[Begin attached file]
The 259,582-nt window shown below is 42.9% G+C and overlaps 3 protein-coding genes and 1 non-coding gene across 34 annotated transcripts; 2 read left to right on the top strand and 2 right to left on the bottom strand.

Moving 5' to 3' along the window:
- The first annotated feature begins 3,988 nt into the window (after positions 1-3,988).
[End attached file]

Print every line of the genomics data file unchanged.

The 259,582-nt window shown below is 42.9% G+C and overlaps 3 protein-coding genes and 1 non-coding gene across 34 annotated transcripts; 2 read left to right on the top strand and 2 right to left on the bottom strand.

Moving 5' to 3' along the window:
- The first annotated feature begins 3,988 nt into the window (after positions 1-3,988).